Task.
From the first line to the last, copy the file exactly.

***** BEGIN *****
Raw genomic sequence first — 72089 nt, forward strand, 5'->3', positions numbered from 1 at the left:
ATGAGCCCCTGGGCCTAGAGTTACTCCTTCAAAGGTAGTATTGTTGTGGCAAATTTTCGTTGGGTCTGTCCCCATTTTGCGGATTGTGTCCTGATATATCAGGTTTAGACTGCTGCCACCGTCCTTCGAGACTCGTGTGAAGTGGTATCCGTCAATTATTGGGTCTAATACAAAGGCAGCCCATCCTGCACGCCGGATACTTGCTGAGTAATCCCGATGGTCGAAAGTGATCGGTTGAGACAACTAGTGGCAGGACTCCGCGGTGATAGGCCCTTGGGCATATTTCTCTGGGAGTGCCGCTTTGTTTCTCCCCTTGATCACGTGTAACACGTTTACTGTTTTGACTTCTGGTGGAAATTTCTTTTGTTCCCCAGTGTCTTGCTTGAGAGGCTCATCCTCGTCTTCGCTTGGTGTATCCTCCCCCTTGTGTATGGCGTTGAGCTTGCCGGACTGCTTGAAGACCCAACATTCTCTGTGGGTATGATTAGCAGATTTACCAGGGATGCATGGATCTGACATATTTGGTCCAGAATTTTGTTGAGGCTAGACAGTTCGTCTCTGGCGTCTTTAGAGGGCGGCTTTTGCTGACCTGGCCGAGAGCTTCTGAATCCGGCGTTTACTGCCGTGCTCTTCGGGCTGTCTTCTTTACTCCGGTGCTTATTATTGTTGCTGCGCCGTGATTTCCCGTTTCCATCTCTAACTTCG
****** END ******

Raw genomic sequence first — 72089 nt, forward strand, 5'->3', positions numbered from 1 at the left:
ATGAGCCCCTGGGCCTAGAGTTACTCCTTCAAAGGTAGTATTGTTGTGGCAAATTTTCGTTGGGTCTGTCCCCATTTTGCGGATTGTGTCCTGATATATCAGGTTTAGACTGCTGCCACCGTCCTTCGAGACTCGTGTGAAGTGGTATCCGTCAATTATTGGGTCTAATACAAAGGCAGCCCATCCTGCACGCCGGATACTTGCTGAGTAATCCCGATGGTCGAAAGTGATCGGTTGAGACAACTAGTGGCAGGACTCCGCGGTGATAGGCCCTTGGGCATATTTCTCTGGGAGTGCCGCTTTGTTTCTCCCCTTGATCACGTGTAACACGTTTACTGTTTTGACTTCTGGTGGAAATTTCTTTTGTTCCCCAGTGTCTTGCTTGAGAGGCTCATCCTCGTCTTCGCTTGGTGTATCCTCCCCCTTGTGTATGGCGTTGAGCTTGCCGGACTGCTTGAAGACCCAACATTCTCTGTGGGTATGATTAGCAGATTTACCAGGGATGCATGGATCTGACATATTTGGTCCAGAATTTTGTTGAGGCTAGACAGTTCGTCTCTGGCGTCTTTAGAGGGCGGCTTTTGCTGACCTGGCCGAGAGCTTCTGAATCCGGCGTTTACTGCCGTGCTCTTCGGGCTGTCTTCTTTACTCCGGTGCTTATTATTGTTGCTGCGCCGTGATTTCCCGTTTCCATCTCTAACTTCG